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Cedar Rapids, Iowa 52401
NextEra planning to donate warning sirens to Linn County
Over 140 outdoor sirens no longer needed for nuclear warnings with Duane Arnold closure
CEDAR RAPIDS — An outdoor siren system installed decades ago to warn of a nuclear emergency at the Duane Arnold Energy Center in Palo now may be donated to Linn County for severe weather notification.
NextEra Energy Resources, owner of the now-retired nuclear power plant, has said it will donate 144 Whelen outdoor sirens and four control stations — together worth more than $1 million — to the Linn County Emergency Management Agency.
Before accepting the sirens, Linn County has to figure out how much it will cost to maintain them and make sure the county can afford it, said Steve O’Konek, Linn County’s emergency coordinator.
“The Linn County Emergency Management Commission has agreed to accept them pending the cost of the maintenance with a vendor being acceptable,” O’Konek said.
Officials are reviewing proposals from three vendors to take over monthly testing, annual maintenance, upgrades and servicing of the sirens. The request for proposals calls for a three-year service agreement. O’Konek will make a recommendation to the commission later this month.
“In the interim, NextEra Energy Duane Arnold continues to maintain the system in good working order to ensure the system is ready for use at the will of the county emergency management agencies,” NextEra said in a statement to The Gazette.
The Linn County Board of Supervisors already has approved an additional $111,200 for the emergency agency’s budget to pay for an employee, training and technology that previously had been covered by NextEra.
Originally, the sirens were required in a 10-mile radius of the Duane Arnold plant, opened in 1974. The goal of establishing such an Emergency Planning Zone was to prepare to warn residents of a potential exposure to radioactive materials.
On Dec. 14, 1981, Iowa Electric Light and Power Company (now Alliant Energy), the original owner of the facility, sent a letter to the U.S. Nuclear Regulatory Commission. The utility said an updated siren system had been installed and would be fully operational by Feb. 1, 1982.
The system was “designed to alert 100 percent of the population within the 5 mile EPZ and over 95 percent of the population between the 5 and 10 mile EPZ within 15 minutes,” the letter states. The remaining population within the 10-mile zone would be alerted by car or aircraft, the letter states.
The 1982 upgrade came after an NRC official criticized Duane Arnold’s emergency warning system in an 1980 inspection, according to an April 24, 1980, article in The Gazette. The inspector said the company’s plan “contains the commitment to notify the public within 15 minutes, but not the ability.”
The 1979 meltdown of a nuclear reactor at Three Mile Island in Middletown, Pa., created community panic and increased distrust of the industry, the NRC reported. There were only small radioactive releases and no detectable health effects from the incident, but it spurred nationwide improvements in safety.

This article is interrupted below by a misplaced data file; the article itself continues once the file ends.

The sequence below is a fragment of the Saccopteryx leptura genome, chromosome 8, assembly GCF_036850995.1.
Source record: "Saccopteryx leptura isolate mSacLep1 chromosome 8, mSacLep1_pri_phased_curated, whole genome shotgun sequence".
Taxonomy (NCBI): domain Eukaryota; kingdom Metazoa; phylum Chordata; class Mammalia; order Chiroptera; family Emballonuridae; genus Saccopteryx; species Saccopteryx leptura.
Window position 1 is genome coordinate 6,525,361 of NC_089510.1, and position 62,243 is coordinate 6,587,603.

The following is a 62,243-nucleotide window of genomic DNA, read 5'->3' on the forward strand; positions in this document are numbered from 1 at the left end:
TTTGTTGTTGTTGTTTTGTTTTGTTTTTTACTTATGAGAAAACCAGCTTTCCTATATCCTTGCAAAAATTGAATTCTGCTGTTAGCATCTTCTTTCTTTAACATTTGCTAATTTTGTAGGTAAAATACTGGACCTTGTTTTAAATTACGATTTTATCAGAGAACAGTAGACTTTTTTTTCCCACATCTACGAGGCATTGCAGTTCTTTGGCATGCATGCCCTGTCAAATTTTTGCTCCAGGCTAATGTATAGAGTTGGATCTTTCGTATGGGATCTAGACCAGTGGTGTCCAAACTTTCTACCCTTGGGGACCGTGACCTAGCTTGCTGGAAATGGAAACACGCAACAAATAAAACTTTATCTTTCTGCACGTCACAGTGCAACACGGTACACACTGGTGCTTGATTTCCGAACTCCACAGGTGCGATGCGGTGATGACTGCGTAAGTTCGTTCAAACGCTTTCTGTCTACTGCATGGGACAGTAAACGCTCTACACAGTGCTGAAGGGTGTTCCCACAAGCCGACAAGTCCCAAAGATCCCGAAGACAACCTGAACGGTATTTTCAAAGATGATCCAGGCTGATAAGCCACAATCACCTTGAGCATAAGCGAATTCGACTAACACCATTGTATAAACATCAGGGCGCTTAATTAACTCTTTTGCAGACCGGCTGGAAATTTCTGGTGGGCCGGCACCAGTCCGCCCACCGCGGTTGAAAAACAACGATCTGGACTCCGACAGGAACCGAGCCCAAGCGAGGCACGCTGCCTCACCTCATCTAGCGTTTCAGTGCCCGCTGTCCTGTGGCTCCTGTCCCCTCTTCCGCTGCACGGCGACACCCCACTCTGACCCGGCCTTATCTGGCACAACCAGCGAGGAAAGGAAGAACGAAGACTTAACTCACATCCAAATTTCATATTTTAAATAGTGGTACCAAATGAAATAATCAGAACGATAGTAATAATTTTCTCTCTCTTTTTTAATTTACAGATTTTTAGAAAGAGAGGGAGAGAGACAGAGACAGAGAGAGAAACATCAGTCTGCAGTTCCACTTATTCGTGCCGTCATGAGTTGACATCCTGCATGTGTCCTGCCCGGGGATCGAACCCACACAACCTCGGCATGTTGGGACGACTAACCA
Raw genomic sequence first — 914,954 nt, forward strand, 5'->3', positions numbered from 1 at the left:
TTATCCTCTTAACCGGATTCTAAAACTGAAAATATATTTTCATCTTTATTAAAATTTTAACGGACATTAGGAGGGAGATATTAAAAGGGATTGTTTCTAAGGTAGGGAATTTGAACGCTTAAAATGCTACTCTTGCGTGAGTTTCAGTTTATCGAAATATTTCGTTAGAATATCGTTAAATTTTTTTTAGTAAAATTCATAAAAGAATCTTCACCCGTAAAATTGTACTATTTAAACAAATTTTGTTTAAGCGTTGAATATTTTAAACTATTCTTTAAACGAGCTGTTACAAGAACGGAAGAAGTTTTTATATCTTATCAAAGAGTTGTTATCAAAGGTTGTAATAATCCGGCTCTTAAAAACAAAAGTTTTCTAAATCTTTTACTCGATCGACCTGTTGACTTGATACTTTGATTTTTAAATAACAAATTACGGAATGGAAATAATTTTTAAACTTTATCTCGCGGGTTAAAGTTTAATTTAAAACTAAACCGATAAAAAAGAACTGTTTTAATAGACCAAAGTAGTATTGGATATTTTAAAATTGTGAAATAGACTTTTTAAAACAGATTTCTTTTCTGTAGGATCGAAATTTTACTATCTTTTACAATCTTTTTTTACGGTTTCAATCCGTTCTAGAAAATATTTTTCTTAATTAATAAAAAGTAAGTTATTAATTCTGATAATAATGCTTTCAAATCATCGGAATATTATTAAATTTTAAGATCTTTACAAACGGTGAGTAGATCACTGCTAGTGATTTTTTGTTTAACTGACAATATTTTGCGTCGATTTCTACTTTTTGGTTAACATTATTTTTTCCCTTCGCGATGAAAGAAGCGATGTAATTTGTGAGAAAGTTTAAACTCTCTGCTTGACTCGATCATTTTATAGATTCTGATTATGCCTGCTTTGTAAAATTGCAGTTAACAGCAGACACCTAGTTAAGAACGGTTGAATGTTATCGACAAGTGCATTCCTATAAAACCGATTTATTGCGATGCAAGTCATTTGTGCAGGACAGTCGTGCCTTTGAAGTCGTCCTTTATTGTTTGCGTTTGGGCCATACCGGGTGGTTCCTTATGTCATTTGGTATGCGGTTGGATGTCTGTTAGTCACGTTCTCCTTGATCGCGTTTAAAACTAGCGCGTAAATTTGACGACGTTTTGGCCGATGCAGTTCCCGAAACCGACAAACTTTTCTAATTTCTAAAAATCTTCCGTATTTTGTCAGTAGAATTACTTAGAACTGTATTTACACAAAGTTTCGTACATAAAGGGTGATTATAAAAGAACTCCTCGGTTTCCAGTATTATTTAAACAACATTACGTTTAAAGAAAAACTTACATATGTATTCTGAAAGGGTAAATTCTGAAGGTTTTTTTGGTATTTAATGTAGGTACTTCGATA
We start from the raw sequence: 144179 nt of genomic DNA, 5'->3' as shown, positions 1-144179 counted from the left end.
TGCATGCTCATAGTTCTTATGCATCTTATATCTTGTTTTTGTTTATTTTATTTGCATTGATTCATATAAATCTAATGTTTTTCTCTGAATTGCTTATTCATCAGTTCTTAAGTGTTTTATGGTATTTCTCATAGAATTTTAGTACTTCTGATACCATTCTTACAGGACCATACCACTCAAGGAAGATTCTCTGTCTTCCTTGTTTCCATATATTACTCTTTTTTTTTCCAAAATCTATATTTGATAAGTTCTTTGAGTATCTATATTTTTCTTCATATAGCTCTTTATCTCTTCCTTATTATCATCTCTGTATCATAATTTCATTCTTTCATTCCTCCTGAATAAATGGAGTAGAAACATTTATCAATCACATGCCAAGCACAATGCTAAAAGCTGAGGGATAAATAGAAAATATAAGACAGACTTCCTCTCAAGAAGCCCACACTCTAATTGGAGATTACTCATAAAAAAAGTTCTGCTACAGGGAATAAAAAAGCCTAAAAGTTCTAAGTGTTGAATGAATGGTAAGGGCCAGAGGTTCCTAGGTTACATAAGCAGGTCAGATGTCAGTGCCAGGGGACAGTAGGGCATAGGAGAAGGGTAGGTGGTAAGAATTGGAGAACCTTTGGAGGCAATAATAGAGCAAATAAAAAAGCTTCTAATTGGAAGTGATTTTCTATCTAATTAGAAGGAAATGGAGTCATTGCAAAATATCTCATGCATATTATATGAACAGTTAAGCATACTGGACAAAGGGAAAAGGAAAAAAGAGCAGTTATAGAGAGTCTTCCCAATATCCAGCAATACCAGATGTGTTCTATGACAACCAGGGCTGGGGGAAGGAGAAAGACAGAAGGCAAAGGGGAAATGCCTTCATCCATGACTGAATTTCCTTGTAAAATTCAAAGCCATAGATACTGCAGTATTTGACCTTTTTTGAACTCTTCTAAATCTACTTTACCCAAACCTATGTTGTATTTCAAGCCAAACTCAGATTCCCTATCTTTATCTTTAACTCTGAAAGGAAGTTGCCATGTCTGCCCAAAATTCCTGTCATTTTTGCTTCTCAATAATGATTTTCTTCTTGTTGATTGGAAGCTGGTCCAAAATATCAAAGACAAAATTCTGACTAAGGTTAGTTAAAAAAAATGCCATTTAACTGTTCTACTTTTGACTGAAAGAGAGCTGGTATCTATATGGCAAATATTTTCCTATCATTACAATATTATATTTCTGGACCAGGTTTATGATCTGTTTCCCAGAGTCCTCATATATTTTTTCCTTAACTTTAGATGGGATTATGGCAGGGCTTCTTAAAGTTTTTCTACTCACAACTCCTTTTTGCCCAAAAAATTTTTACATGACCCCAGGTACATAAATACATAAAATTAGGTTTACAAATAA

NextEra had been planning to shutter Duane Arnold in 2020 because of rising costs at the aging facility and Iowa’s changing energy landscape. But the Aug. 10, 2020, derecho damaged the plant’s cooling towers and owners decided not to restart operations.
Will anything change with the sirens?
Of the 144 sirens, 109 are in Linn County and 36 in Benton County. The plan is for Linn County to accept ownership of all, but make the Benton County ones available to that county, O’Konek said.
Some of the sirens could be moved to parts of the county that need more siren coverage, he said.
The sirens still will broadcast a verbal, computer-generated message as part of tests on the first Wednesday of each month. NextEra technicians are removing the nuclear warnings, which no longer are needed, O’Konek said. The tornado siren — a long steady wail — will remain unchanged.
Most of the sirens are solar powered so they can operate even if there’s a power outage. But some are on the power grid.
“As part of this project we will likely, over the course of years and approved funding, upgrade and maintain these sirens to ensure they don’t fall into disrepair,” O’Konek said, adding that regular maintenance is cheaper than replacement.
In recent years the siren system was upgraded so sirens may be sounded in quadrants instead of the entire Linn County. This way, the emergency management agency can target warnings to areas where severe weather is expected. The quadrant boundaries for the siren system are County Home Road dividing north and south and Highway 13 separating east and west.
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